Council primary costlier than reported: Signer campaign manager demands retraction

Will Mike Signer get enough votes to become the next mayor? Submitted photo Will Mike Signer get enough votes to become the next mayor? Submitted photo

When C-VILLE reported last week about how much money was raised and spent in the June 9 Democratic primary, “Big money: Dede Smith voted out in high-dollars primary,” the article didn’t make clear that the numbers used were from a May 27 filing and the final numbers won’t be in until July 15. C-VILLE has run a clarification and changed the story online, but Mike Signer’s campaign manager, Maggie Thornton-Gilliam, says the story should be retracted, because until the final numbers are in, “this story is flat out incorrect, despite the clarification.”

Geoffrey Skelley at UVA’s Center for Politics disagrees: “Despite having incomplete data, the public needs someone to investigate where the money is coming from and how much is being spent, so it’s completely fair and necessary for journalists to use the data they have at their disposal.”

The latest figures leading up to the July 15 reporting deadline show the candidates in the June primary spent even more than previously reported, but Signer still appears to hold the lead in both spending and fundraising. In his May 27 filing, he reported spending $27,796 and receiving donations of $39,945, the largest amount ever raised for a Charlottesville City Council primary. Signer told C-VILLE last week that he attributes his win to shoe leather and 250 hours of knocking on doors, not cash on hand.

Whether those numbers will change remains to be seen. Thornton-Gilliam declines to provide additional figures before July 15, and Signer did not respond to a phone call requesting that information.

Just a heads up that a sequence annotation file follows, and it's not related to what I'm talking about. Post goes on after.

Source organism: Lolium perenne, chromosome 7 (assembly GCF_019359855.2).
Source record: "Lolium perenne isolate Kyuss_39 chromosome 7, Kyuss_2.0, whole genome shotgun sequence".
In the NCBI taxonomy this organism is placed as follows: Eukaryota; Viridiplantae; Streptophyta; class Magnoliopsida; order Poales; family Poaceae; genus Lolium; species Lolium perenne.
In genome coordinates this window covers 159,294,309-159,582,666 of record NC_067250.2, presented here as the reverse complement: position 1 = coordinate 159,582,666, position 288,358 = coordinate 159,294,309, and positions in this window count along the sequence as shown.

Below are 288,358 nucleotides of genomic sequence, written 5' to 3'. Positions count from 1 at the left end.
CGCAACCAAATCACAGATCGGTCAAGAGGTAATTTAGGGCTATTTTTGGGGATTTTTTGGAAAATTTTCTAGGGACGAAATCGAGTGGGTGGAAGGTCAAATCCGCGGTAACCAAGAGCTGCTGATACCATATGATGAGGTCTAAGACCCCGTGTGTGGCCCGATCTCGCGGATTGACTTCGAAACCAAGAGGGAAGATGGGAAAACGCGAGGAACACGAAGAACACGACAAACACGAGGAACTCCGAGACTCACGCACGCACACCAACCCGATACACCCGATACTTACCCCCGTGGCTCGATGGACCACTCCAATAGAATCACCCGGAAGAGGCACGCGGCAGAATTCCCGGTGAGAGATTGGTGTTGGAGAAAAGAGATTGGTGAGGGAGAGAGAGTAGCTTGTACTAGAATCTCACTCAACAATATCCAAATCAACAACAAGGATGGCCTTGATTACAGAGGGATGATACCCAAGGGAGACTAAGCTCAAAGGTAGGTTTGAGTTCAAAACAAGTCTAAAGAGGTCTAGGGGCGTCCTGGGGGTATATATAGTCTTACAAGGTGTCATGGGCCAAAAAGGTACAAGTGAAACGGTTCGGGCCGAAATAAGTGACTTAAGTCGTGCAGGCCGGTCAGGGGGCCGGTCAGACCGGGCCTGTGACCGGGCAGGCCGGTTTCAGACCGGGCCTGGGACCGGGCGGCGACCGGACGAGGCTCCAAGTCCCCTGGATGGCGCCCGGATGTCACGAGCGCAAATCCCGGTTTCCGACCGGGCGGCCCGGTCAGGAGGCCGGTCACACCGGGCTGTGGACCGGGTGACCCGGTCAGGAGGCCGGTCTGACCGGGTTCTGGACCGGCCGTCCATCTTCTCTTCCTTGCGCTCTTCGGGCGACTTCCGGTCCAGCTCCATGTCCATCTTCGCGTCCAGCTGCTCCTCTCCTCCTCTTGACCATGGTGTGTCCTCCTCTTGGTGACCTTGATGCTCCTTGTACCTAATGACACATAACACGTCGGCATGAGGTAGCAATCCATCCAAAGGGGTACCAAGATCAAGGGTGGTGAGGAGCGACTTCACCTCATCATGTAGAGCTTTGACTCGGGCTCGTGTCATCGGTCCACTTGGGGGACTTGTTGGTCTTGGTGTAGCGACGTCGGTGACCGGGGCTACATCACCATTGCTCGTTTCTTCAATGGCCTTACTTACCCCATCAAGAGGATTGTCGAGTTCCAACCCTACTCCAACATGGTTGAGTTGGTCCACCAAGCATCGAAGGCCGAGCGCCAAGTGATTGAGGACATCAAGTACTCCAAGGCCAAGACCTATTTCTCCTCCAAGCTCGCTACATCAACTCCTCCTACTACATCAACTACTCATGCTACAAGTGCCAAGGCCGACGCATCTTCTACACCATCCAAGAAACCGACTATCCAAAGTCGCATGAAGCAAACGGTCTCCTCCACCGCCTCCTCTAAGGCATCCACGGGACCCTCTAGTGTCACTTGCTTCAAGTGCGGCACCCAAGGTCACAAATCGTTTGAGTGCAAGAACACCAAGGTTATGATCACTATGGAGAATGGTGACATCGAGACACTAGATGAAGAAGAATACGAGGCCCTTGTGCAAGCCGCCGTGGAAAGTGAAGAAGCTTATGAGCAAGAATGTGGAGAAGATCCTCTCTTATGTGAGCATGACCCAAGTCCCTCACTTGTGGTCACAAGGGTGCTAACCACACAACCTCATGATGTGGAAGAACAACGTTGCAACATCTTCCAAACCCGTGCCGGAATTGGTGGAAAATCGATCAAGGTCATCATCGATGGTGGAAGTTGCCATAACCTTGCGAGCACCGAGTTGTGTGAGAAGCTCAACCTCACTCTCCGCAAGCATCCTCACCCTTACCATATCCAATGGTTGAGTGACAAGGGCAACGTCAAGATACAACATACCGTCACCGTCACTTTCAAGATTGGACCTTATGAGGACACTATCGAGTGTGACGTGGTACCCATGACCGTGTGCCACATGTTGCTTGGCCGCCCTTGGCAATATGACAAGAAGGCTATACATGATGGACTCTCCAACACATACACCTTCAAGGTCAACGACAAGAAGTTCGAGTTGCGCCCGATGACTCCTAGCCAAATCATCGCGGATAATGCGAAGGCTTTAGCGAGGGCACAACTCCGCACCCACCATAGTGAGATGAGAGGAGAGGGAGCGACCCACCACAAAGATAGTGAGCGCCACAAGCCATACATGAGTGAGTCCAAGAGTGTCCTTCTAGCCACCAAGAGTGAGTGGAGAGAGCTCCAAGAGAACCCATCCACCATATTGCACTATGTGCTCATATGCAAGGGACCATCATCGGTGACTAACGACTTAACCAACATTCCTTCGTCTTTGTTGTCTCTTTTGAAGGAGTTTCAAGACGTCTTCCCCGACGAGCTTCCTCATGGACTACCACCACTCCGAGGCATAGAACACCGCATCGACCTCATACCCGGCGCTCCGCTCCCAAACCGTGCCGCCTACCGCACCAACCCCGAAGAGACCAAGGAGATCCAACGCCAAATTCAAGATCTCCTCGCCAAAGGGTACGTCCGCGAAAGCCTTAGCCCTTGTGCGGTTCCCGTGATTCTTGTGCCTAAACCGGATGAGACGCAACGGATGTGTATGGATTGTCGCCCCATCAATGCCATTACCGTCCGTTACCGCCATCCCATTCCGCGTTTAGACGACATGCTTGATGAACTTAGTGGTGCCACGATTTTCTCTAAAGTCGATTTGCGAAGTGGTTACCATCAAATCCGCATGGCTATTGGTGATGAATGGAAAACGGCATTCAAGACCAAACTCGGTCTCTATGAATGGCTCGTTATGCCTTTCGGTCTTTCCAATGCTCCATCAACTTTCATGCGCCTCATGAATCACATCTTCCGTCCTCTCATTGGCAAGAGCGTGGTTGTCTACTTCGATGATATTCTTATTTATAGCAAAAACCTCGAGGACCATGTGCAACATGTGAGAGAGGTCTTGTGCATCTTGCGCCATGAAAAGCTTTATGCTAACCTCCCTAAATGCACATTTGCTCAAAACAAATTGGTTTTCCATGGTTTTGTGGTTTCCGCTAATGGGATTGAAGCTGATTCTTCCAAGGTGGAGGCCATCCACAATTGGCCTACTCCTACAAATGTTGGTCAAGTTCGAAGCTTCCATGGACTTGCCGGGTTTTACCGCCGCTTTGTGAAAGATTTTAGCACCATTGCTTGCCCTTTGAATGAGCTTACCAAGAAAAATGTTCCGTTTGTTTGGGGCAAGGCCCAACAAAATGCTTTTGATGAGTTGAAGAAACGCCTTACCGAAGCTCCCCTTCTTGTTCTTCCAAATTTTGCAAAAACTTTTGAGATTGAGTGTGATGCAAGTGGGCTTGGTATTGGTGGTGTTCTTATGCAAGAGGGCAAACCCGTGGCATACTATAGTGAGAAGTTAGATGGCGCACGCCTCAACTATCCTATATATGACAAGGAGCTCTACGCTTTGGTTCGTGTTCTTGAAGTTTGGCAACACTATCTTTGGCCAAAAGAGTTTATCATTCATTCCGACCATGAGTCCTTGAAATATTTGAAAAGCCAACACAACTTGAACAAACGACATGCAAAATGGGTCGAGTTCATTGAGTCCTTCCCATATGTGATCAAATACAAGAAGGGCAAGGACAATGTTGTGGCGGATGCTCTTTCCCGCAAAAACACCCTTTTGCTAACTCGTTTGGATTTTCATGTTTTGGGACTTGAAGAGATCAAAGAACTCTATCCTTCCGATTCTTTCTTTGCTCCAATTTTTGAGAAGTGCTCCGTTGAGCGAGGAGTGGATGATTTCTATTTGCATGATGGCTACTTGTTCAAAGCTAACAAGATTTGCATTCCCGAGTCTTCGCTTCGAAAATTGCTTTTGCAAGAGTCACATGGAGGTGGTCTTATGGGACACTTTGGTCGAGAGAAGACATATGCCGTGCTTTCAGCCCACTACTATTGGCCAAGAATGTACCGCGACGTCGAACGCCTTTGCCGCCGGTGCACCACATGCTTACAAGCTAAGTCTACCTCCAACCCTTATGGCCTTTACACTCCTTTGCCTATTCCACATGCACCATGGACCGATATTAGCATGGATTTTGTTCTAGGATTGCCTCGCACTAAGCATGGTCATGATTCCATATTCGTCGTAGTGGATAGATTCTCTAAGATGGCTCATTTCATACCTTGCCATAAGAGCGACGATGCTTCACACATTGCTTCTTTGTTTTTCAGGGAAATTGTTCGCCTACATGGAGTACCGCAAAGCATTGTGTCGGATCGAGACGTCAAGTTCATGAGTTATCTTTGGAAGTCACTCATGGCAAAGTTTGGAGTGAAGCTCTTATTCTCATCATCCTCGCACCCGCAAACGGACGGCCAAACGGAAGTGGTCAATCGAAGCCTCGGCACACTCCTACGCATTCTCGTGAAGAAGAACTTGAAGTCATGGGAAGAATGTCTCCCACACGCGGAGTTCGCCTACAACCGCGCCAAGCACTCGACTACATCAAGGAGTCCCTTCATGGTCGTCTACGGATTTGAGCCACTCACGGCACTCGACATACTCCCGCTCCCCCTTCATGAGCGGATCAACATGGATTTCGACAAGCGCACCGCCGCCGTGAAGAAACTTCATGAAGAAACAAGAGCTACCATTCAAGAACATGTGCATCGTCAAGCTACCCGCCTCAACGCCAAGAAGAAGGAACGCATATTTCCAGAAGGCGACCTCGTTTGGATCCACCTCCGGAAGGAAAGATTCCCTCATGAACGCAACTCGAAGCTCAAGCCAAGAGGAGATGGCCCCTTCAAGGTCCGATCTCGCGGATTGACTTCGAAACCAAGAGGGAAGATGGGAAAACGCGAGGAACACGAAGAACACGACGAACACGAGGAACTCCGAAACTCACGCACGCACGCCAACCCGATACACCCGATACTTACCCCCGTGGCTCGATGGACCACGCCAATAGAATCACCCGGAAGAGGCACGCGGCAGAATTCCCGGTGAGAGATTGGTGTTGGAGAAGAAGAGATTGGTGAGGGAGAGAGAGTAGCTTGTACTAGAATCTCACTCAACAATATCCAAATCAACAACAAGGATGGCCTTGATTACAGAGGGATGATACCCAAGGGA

One of Thornton-Gilliam’s concerns with numbers used in C-VILLE’s previous article is that while Signer had already reported the amount he spent on television advertising in the May 27 filing, Wes Bellamy had not.

Top vote getter Bellamy still has not officially reported those television expenses, but he estimates he took in between $7,000 and $8,000 in donations after the May 27 filing, and spent about the same amount on television and radio advertising and other expenses. He’d previously reported spending $7,117, and the additional $8,000 works out to a cost of around $6.09 for each of the 2,483 votes he got in the primary. Second-place finisher Signer spent nearly $15 each for his 1,855 votes, according to his May 27 filing.

The cost per vote estimates based on the May 27 numbers in the last article were another sticking point for Thornton-Gilliam, who asserts that they can’t be accurately presented until the final filings are in.

“It’s not misleading to calculate the cost-per-vote based on the last reporting period,” says Skelley, “but I would say that you definitely need to make it clear that the data are not final and that the numbers will change when the final reports are submitted.”

Incumbent Kathy Galvin came in third, just barely behind Signer by 20 votes. Galvin writes in an e-mail that she’s on vacation, doesn’t have her records and suggests waiting until mid-July when the official reports are due. According to Virginia Public Access Project, Galvin has reported receiving $4,000 in donations after the May 27 filing. C-VILLE will also write an update following the reporting deadline.

In Virginia, candidates who receive $500 or more in the 13 days before an election must disclose it, explains VPAP executive director David Poole. “The idea is if someone receives a game-changing amount of money from someone with an interest in City Council, it would be relevant.”

Incumbent Dede Smith’s cost per vote also went up significantly after the May 27 filing, mostly in buying TV time. She says she spent $11,400, which puts the 1,613 votes she got at around $7.07 apiece.

Last place finisher Lena Seville’s numbers will probably change the least when the final numbers are filed July 15. “I might have spent a little bit more—maybe $100,” says Seville, who bought no TV time and had previously reported spending $1,769. That extra $100 bumps her per-vote spending to $2.87 for each of the 651 votes she received, the lowest of any candidate.

VPAP’s Poole says until the final accounting is done, we can’t know how much a campaign costs. But he says there’s value in providing snapshots of candidate spending and fundraising before the election.

Thornton-Gilliam is unlikely to be convinced, and writes in an e-mail, “I maintain that given that C-VILLE cannot know how much each campaign spent until after the July 15 deadline, the story from last week should be retracted.”

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